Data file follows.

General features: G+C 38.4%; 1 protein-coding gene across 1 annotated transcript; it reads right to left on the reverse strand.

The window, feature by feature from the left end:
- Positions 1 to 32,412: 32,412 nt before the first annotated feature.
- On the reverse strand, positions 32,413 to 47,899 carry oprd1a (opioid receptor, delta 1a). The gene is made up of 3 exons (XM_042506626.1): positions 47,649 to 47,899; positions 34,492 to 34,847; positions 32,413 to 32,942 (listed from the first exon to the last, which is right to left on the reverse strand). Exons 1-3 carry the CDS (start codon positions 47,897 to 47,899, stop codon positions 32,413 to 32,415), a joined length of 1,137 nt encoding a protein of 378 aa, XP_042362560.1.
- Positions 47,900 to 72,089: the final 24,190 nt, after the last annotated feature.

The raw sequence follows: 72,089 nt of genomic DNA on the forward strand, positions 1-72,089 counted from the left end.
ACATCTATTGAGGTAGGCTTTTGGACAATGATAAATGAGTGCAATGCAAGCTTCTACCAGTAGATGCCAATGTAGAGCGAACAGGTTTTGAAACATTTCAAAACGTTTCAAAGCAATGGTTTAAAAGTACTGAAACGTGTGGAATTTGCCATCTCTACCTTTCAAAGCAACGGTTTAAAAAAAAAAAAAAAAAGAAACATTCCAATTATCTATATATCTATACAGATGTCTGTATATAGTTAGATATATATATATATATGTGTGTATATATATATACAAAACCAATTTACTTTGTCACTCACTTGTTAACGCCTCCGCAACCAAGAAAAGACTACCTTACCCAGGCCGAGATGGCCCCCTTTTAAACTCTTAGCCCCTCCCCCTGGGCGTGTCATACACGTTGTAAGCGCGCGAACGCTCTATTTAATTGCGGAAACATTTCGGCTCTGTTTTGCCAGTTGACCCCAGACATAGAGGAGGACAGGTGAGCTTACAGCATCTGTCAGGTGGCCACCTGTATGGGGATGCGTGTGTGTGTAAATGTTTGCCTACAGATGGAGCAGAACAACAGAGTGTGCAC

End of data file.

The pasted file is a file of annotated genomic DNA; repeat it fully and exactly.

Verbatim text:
General features: G+C 38.4%; 1 protein-coding gene across 1 annotated transcript; it reads right to left on the reverse strand.

The window, feature by feature from the left end:
- Positions 1 to 32,412: 32,412 nt before the first annotated feature.
- On the reverse strand, positions 32,413 to 47,899 carry oprd1a (opioid receptor, delta 1a). The gene is made up of 3 exons (XM_042506626.1): positions 47,649 to 47,899; positions 34,492 to 34,847; positions 32,413 to 32,942 (listed from the first exon to the last, which is right to left on the reverse strand). Exons 1-3 carry the CDS (start codon positions 47,897 to 47,899, stop codon positions 32,413 to 32,415), a joined length of 1,137 nt encoding a protein of 378 aa, XP_042362560.1.
- Positions 47,900 to 72,089: the final 24,190 nt, after the last annotated feature.

The raw sequence follows: 72,089 nt of genomic DNA on the forward strand, positions 1-72,089 counted from the left end.
ACATCTATTGAGGTAGGCTTTTGGACAATGATAAATGAGTGCAATGCAAGCTTCTACCAGTAGATGCCAATGTAGAGCGAACAGGTTTTGAAACATTTCAAAACGTTTCAAAGCAATGGTTTAAAAGTACTGAAACGTGTGGAATTTGCCATCTCTACCTTTCAAAGCAACGGTTTAAAAAAAAAAAAAAAAAGAAACATTCCAATTATCTATATATCTATACAGATGTCTGTATATAGTTAGATATATATATATATATGTGTGTATATATATATACAAAACCAATTTACTTTGTCACTCACTTGTTAACGCCTCCGCAACCAAGAAAAGACTACCTTACCCAGGCCGAGATGGCCCCCTTTTAAACTCTTAGCCCCTCCCCCTGGGCGTGTCATACACGTTGTAAGCGCGCGAACGCTCTATTTAATTGCGGAAACATTTCGGCTCTGTTTTGCCAGTTGACCCCAGACATAGAGGAGGACAGGTGAGCTTACAGCATCTGTCAGGTGGCCACCTGTATGGGGATGCGTGTGTGTGTAAATGTTTGCCTACAGATGGAGCAGAACAACAGAGTGTGCAC